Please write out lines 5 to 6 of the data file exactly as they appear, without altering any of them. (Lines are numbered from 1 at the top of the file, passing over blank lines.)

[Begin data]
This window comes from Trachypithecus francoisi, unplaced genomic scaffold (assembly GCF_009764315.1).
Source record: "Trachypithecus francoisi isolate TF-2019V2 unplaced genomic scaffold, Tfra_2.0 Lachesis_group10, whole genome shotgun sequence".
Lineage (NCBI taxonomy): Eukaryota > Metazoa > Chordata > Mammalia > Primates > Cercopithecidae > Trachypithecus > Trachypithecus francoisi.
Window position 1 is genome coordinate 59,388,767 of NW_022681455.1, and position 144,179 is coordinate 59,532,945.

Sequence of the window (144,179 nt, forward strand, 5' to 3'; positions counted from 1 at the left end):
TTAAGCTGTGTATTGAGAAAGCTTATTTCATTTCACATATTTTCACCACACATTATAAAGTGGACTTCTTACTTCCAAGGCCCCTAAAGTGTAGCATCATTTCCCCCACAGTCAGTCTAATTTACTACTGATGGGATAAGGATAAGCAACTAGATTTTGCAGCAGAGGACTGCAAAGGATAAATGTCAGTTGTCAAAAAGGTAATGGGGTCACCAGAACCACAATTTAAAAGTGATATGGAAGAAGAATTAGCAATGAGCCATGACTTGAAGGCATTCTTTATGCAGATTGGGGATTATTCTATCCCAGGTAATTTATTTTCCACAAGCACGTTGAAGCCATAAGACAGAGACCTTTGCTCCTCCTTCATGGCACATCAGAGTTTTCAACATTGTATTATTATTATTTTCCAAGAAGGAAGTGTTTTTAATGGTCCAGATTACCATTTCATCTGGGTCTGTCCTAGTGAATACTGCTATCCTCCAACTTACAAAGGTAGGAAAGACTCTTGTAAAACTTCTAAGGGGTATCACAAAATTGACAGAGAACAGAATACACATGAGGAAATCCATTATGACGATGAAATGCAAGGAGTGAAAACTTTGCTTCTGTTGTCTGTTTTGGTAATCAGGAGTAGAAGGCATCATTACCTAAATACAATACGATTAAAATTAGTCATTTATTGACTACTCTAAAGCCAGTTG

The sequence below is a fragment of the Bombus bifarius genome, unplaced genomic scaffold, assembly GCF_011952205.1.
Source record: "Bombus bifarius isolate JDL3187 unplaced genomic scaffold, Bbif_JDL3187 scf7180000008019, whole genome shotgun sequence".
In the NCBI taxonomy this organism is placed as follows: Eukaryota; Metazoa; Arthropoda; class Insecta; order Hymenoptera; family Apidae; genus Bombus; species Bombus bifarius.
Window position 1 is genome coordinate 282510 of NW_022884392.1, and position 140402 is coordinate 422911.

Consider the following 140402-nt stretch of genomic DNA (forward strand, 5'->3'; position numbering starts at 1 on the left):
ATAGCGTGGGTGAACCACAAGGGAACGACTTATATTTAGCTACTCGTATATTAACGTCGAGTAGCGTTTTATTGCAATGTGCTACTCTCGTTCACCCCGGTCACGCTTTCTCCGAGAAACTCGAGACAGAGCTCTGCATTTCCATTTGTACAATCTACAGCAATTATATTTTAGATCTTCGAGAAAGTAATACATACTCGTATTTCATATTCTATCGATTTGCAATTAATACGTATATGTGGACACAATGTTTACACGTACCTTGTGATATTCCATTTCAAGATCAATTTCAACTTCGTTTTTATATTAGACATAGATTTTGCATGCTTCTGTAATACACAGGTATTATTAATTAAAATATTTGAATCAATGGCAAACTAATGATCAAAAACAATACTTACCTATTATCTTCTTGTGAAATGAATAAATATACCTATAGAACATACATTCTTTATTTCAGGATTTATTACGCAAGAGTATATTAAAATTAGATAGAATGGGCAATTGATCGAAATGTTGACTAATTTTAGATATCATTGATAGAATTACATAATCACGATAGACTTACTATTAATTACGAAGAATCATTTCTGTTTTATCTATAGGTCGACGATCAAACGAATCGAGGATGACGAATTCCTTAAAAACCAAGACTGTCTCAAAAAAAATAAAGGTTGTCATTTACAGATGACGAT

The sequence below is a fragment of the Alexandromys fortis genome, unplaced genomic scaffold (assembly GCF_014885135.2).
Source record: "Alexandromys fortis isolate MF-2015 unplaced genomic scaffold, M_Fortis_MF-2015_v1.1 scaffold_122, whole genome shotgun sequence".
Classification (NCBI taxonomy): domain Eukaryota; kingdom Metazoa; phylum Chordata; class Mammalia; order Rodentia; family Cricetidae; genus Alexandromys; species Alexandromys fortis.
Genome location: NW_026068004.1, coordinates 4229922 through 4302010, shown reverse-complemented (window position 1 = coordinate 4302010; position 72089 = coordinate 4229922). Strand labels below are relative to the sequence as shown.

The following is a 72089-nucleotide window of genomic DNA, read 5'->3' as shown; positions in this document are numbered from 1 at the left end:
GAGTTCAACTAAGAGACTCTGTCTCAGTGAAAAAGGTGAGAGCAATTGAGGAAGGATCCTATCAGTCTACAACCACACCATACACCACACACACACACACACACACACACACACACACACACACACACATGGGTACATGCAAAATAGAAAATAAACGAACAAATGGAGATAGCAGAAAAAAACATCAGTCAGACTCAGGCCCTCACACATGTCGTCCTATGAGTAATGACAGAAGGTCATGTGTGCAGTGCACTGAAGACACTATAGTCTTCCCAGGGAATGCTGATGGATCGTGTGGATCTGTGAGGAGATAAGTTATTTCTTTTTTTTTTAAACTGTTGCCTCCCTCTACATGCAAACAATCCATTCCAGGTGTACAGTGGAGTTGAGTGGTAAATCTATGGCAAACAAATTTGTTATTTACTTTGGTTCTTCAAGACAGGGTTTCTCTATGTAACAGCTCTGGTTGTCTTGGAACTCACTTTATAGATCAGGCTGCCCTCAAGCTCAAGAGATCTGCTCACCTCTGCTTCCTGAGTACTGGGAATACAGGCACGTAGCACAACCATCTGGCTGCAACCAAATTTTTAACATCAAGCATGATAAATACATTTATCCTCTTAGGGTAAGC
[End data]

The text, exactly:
Sequence of the window (144,179 nt, forward strand, 5' to 3'; positions counted from 1 at the left end):
TTAAGCTGTGTATTGAGAAAGCTTATTTCATTTCACATATTTTCACCACACATTATAAAGTGGACTTCTTACTTCCAAGGCCCCTAAAGTGTAGCATCATTTCCCCCACAGTCAGTCTAATTTACTACTGATGGGATAAGGATAAGCAACTAGATTTTGCAGCAGAGGACTGCAAAGGATAAATGTCAGTTGTCAAAAAGGTAATGGGGTCACCAGAACCACAATTTAAAAGTGATATGGAAGAAGAATTAGCAATGAGCCATGACTTGAAGGCATTCTTTATGCAGATTGGGGATTATTCTATCCCAGGTAATTTATTTTCCACAAGCACGTTGAAGCCATAAGACAGAGACCTTTGCTCCTCCTTCATGGCACATCAGAGTTTTCAACATTGTATTATTATTATTTTCCAAGAAGGAAGTGTTTTTAATGGTCCAGATTACCATTTCATCTGGGTCTGTCCTAGTGAATACTGCTATCCTCCAACTTACAAAGGTAGGAAAGACTCTTGTAAAACTTCTAAGGGGTATCACAAAATTGACAGAGAACAGAATACACATGAGGAAATCCATTATGACGATGAAATGCAAGGAGTGAAAACTTTGCTTCTGTTGTCTGTTTTGGTAATCAGGAGTAGAAGGCATCATTACCTAAATACAATACGATTAAAATTAGTCATTTATTGACTACTCTAAAGCCAGTTG